College of Nursing modernizes learning spaces

The Nursing Building honored their dedicated students after almost two years of renovations concluded this summer.


Wyatt Dlouhy

A new class room is seen following the University of Iowa College of Nursing Renovation Dedication Ceremony on Thursday, September 5, 2019. The College of Nursing has been undergoing renovation for 18 months. New to the building are centralized student commons, study areas, and meeting spaces. (Wyatt Dlouhy/The Daily Iowan)

Eleanor Hildebrandt, News Reporter

The University of Iowa on Thursday celebrated the completion of a renovation project to make more collaborative learning spaces for aspiring nurses.

After nearly two years, the UI finished renovating the Nursing Building earlier this summer and celebrated with a grand opening in dedication to students Thursday afternoon.

The College of Nursing received state Board of Regents approval in September 2015 to obtain proposals from architectural firms. At that time, the project was expected to cost $22.5 million, according to regents’ documents.

Since then, the UI scaled back the renovations in April 2017 and finalized an $11.8 million budget for the project. According to regents’ documents, the modernization work was funded by College of Nursing gifts and earnings. 

Dubuque firm Conolon Construction began work on the facility in December 2017.

This 35,377 square-foot renovations started on the ground floor and went up to the fourth, occupying almost half of the building over the last two years, honoring the architecture from 1971 when the West Side building was originally constructed.

Wyatt Dlouhy
Speakers of the event cut a ceremonial ribbon during the University of Iowa College of Nursing Renovation Dedication Ceremony on Thursday, September 5, 2019. The College of Nursing has been undergoing renovation for 18 months. New to the building are centralized student commons, study areas, and meeting spaces.

Most offices moved from the building during construction, and classes were housed in the Art Building and the English Philosophy Building.

With new centralized student commons, collaboration rooms, individual study areas, and meeting spaces, the building is almost unrecognizable from the inside, UI President Bruce Harreld said. Classrooms have also been improved, placing professors in the center of the room with students around them.  

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Fourth-year UI nursing student Alexa Atkins said the active learning environment that the building fosters assisted her in an internship this summer when providing quality care to patients.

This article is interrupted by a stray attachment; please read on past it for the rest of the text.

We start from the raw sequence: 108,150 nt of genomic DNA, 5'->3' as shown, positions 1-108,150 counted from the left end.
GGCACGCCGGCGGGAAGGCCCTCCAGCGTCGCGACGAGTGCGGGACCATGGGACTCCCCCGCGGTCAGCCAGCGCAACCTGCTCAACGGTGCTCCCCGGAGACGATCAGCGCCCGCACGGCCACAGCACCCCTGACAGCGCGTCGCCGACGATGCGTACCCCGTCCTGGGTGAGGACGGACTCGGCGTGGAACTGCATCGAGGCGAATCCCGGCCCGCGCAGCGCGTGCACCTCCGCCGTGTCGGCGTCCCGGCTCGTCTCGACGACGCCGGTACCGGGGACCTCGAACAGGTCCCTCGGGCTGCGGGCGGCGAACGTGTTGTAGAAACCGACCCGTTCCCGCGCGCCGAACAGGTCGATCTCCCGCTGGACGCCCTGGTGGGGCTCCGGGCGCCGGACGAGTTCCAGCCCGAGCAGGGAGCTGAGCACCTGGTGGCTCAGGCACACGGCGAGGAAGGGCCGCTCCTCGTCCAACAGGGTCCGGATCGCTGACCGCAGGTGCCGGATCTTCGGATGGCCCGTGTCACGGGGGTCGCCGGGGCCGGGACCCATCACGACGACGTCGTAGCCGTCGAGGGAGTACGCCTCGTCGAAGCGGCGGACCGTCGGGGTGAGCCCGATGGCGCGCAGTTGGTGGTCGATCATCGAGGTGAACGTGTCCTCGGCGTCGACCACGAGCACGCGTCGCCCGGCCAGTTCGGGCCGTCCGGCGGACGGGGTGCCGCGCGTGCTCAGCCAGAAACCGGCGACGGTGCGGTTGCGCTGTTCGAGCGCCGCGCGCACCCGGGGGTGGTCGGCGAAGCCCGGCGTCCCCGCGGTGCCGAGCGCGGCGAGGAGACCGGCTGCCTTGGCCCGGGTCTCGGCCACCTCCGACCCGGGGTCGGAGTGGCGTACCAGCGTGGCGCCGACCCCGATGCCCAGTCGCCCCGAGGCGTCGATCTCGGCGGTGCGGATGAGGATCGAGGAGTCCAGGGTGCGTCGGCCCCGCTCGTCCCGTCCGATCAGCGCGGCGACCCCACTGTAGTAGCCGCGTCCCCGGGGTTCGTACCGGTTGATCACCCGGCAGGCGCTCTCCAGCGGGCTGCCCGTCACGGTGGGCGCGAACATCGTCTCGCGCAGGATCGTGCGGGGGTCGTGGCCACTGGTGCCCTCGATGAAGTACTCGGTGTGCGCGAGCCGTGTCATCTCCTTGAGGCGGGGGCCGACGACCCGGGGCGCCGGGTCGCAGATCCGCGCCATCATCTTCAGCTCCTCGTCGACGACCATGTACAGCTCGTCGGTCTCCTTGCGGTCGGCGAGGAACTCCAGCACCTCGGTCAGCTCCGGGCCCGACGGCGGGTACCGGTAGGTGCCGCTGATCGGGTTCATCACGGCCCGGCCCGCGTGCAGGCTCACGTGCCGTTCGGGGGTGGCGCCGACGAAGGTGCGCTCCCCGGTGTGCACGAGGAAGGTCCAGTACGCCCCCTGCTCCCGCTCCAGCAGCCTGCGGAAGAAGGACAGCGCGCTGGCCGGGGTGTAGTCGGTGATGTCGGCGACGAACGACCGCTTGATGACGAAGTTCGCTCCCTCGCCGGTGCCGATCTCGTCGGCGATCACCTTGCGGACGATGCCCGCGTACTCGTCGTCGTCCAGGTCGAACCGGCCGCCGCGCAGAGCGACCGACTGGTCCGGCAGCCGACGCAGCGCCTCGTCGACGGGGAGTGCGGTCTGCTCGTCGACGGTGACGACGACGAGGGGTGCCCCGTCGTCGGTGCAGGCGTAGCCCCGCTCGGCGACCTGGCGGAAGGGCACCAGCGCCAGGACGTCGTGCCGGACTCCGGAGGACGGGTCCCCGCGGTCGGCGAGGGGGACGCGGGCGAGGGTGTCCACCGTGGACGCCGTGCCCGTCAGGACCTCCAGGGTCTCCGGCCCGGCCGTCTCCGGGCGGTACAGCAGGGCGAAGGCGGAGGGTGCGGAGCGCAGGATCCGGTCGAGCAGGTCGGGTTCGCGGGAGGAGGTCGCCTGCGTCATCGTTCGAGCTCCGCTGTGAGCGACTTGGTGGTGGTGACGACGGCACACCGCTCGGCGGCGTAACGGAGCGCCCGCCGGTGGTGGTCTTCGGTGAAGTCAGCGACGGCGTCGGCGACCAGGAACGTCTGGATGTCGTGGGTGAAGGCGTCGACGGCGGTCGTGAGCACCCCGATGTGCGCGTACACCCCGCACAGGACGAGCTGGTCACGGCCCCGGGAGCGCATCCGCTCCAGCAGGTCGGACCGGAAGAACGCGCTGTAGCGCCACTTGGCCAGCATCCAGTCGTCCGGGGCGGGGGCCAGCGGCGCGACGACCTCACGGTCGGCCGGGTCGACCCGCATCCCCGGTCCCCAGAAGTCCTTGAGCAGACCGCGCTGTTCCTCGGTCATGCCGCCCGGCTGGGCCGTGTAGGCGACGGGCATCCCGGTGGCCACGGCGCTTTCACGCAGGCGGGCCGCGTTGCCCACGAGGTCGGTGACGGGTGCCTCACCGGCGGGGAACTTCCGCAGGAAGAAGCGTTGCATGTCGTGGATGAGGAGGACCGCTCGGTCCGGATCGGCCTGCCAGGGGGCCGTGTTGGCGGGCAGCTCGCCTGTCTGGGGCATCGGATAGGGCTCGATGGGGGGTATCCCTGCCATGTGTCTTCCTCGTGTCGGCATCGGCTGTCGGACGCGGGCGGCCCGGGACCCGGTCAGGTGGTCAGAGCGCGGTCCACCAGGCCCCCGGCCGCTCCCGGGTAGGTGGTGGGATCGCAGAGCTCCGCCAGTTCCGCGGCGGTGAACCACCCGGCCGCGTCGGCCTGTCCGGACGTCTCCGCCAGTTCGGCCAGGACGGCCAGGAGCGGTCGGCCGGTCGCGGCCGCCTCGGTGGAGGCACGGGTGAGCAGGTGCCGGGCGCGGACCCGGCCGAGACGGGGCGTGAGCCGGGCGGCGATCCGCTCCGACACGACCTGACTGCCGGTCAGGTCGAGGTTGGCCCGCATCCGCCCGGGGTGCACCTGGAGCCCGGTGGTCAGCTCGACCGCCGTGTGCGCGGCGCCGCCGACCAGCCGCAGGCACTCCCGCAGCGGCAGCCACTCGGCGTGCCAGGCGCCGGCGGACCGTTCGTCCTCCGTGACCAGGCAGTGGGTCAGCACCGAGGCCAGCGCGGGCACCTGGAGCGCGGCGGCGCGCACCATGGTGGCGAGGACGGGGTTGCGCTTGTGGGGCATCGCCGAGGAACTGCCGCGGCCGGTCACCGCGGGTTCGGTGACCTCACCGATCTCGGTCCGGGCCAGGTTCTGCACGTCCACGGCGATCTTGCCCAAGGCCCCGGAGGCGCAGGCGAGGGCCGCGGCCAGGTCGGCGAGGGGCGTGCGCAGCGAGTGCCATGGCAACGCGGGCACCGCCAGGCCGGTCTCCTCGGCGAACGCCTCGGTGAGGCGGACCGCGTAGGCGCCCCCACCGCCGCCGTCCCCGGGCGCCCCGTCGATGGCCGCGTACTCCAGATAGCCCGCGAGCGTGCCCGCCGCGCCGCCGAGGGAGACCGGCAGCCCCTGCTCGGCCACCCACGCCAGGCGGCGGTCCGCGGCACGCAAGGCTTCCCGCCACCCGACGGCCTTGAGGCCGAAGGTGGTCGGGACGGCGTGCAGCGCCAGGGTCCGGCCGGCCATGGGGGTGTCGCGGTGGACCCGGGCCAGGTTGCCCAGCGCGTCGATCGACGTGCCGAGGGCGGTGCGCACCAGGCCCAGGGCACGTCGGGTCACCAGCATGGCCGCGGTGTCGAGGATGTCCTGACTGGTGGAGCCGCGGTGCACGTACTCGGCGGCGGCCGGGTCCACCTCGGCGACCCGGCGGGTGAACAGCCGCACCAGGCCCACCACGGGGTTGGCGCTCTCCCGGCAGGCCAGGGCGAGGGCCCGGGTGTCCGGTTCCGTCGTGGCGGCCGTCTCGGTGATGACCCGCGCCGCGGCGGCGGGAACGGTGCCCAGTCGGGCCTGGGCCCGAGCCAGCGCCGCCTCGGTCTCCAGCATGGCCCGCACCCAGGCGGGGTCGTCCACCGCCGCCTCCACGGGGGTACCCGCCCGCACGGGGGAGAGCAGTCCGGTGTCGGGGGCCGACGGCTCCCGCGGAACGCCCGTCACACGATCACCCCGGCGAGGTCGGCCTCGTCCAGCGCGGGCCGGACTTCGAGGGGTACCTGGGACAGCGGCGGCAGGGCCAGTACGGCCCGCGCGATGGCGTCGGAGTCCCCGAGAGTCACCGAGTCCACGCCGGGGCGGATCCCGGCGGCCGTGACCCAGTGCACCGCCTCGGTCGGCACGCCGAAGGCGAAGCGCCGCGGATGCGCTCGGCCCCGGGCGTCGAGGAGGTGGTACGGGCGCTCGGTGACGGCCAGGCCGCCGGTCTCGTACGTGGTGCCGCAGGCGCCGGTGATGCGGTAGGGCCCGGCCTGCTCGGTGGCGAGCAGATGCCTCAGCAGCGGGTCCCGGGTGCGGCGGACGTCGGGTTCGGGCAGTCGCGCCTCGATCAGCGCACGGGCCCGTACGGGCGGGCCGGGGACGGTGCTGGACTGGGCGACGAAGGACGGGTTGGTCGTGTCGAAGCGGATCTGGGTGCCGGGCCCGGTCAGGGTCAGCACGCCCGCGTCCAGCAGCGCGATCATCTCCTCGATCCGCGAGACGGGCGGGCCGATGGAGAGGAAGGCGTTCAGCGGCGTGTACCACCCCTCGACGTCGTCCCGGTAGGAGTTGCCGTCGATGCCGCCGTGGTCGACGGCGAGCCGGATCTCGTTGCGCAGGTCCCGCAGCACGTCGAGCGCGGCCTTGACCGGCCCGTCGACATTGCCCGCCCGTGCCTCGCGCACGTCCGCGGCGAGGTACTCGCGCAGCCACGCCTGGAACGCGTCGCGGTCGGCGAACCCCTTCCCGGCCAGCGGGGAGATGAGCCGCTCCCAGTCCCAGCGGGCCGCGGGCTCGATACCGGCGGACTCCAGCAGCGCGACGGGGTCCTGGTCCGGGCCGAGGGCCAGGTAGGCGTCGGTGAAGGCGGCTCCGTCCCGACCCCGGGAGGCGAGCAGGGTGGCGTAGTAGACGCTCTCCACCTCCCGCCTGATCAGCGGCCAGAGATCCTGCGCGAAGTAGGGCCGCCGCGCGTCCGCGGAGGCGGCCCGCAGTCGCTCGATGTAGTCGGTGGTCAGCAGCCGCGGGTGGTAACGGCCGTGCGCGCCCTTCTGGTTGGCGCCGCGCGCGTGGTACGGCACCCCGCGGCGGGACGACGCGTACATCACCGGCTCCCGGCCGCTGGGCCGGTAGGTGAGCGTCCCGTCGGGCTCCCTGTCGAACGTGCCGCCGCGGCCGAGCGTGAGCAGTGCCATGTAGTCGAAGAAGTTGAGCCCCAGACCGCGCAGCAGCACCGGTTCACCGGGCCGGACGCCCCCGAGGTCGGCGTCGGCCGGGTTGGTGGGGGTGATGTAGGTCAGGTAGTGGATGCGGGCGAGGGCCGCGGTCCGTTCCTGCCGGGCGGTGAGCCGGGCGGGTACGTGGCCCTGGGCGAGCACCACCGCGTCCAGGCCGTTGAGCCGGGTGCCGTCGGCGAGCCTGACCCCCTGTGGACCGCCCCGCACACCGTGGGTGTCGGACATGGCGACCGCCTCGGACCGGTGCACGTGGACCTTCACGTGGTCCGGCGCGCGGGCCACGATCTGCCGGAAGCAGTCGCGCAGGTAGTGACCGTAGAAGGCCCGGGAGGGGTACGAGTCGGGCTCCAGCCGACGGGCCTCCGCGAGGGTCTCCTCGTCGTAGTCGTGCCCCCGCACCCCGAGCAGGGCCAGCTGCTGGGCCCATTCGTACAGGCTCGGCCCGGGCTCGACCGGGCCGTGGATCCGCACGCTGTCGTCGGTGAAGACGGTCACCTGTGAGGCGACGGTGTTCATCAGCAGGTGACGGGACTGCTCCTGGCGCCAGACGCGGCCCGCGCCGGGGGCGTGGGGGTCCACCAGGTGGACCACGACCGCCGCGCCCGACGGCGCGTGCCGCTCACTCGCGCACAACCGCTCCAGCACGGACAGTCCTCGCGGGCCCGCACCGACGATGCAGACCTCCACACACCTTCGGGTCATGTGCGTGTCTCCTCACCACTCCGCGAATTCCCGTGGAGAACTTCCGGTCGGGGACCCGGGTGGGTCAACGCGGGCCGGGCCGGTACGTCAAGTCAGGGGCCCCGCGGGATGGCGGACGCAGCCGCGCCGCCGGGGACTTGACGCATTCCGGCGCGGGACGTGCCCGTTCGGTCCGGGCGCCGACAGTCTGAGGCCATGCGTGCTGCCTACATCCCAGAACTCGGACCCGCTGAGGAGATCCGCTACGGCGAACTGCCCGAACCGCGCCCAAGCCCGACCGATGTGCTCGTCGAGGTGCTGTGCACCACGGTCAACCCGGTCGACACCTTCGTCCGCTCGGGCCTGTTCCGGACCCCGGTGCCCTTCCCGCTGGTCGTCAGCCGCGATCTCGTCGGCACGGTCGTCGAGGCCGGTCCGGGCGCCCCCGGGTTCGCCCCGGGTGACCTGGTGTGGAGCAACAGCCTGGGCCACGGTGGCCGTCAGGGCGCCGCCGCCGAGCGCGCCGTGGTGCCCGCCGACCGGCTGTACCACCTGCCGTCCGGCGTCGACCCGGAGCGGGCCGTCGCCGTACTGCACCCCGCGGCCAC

“This renovation has truly changed the student experience and continues to aid in preparing well-trained nurses,” Atkins said. “The design of rooms facilitates active conversation and encourages participation.” 

The majority of donors who contributed to the major renovations were prominent alums and family of the former UI Nursing College Dean Rita Frantz.

The original fundraising goal for the project was $2 million. By the time Conolon broke ground, more than $3.5 million had been raised. That allowed for renovations to expand and include new third-floor classrooms and changes to the terrace that will be finished by fall 2020. 

Dayna Ballantyne, the director of development for the nursing school, said the addition of terrace renovations was on her wish list. 

“It’s a waste of space right now,” she said. “I knew it could be better.”

Architectural firm BNIM contributed plans and estimates for the project based on ideas from the College of Nursing’s design team. Nursing Dean Julie Zerwick led the team in creating a new space.

“I love the windows. They play such an important role in the public space,” Zerwick said. “Someday I’m going to sit in the cubicles and spend my day working, looking out at the terrace and the trees.” 

The ideas for the common student spaces in the building came from the Voxman Music Building’s library, the College of Public Health, the Seamans Center, and Hancher Auditorium, Zerwick said.

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“We visited a lot of the newer kinds of spaces on campus to see what people liked,” Zerwick said.

Harreld discussed the importance of space and environment when it comes to learning. 

“As we’ve changed the way we teach, the way we interact with our students, we also need to change the space, to catch up,” Harreld said. 

All of the renovations are extremely student-centered, the speakers said. With the assistance of focus groups, the design team discovered students’ wishes and priorities to make them realities.

“The people in this building truly value every student and that makes you want to do better,” Atkins said. “The study spaces are like a breath of fresh air, and there’s easy access to charging stations. It isn’t just a building; the College of Nursing is a home.”

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